Today

42°F
Daily Message

Forecasts are calling for more snow today before giving way to an extended period of clear skies and moderate temps. Read this week's snow report.

Night Sessions will not be available Dec. 6-7 so our operations teams can take advantage of the prime snowmaking conditions and continue to provide the best snow conditions in SoCal.

With the season off to a record-setting start, now is the time to purchase a 2019/20 season pass. Buy online before Dec. 22 and save up to $100. Purchase a season pass online.

3-Day Forecast

Sun

41° 27°

Mon

44° 26°

Tue

50° 30°
skier on the hill with a snowy trees background

Snow Chains

Posted On: Nov 27, 2019

snow chains on wheel

Snow chains, also known as tire chains or cables, are required for safety when snow or ice conditions cause slippery highways. Check the road conditions before you head out to see if snow chains are required. There are 3 ways up and 3 ways home from BBMR which means snow chains may be required on one highway and not the other, so you should always carry chains in your vehicle during the winter months, even if your car has snow tires. Tire traction devices are defined in the California Vehicle Code (VC) Section 605. View official chain requirements provided by dot.ca.gov.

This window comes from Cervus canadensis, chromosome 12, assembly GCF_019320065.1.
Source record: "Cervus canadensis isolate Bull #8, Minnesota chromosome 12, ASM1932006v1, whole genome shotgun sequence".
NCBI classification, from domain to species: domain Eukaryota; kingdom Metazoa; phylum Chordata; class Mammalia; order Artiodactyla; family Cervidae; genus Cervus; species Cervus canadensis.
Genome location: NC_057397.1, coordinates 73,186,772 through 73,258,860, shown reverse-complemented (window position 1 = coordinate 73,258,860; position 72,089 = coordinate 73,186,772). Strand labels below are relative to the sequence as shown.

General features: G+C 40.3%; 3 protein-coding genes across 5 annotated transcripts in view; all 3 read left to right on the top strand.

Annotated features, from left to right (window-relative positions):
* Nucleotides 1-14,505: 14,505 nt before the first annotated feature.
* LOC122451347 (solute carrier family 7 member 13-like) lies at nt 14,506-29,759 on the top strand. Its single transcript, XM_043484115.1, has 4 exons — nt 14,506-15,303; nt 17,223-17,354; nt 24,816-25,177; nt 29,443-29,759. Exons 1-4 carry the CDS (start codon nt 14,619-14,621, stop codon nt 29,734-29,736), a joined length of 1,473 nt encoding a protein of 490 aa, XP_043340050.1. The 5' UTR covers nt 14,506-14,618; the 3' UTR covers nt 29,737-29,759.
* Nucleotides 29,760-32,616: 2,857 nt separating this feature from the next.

Snow chains can be purchased at most auto parts stores, with two options widely available - chains or cables. Tire chains may offer better traction and last longer, whereas cables are usually lighter and a good for occasional use. Here are some tips to keep in mind when choosing your snow chains.

1. Choose the right size chains for your tires. Buying and using the wrong size chains could undermine performance or even damage your tires and vehicle.

2. Practice installing them at home. This will make it easier and less stressful to put them on when it matters and give you a chance to get the knack of tightening them down.

3. Stop and fix a cross-chain if it fails. Similar to using the wrong size, driving on broken chains can also cause loss traction and damage to your vehicle.

4. Don’t go over 30 mph. When you have chains on your vehicle, accelerate slowly and evenly and try to keep your speed low. Most importantly, don’t spin your tires.

5. Be mindful of your driving habits. The way you drive can affect your chains, so be (extra) careful about locking the wheels when you brake, hitting curbs, or driving on bare pavement that’s not covered by snow or ice as these can all wear down your chains prematurely and damage your tires.

6. Only use chains when necessary. If you have snow tires, chains might be unnecessary. Snow tires are designed with a deeper tread and rubber better adapted to cold weather – some even have studs.

Tire chains are typically not required on all 4 wheels. Front-wheel-drive vehicles must put snow chains on their front tires, and rear-wheel-drive vehicles must put them on their rear axle. However, if you have a 4-wheel drive (4WD) or all-wheel drive (AWD) vehicle, you’ll likely have to buy 2 sets of tire cables or chains (instead of just a set for the drive wheels in a 2-wheel drive car).

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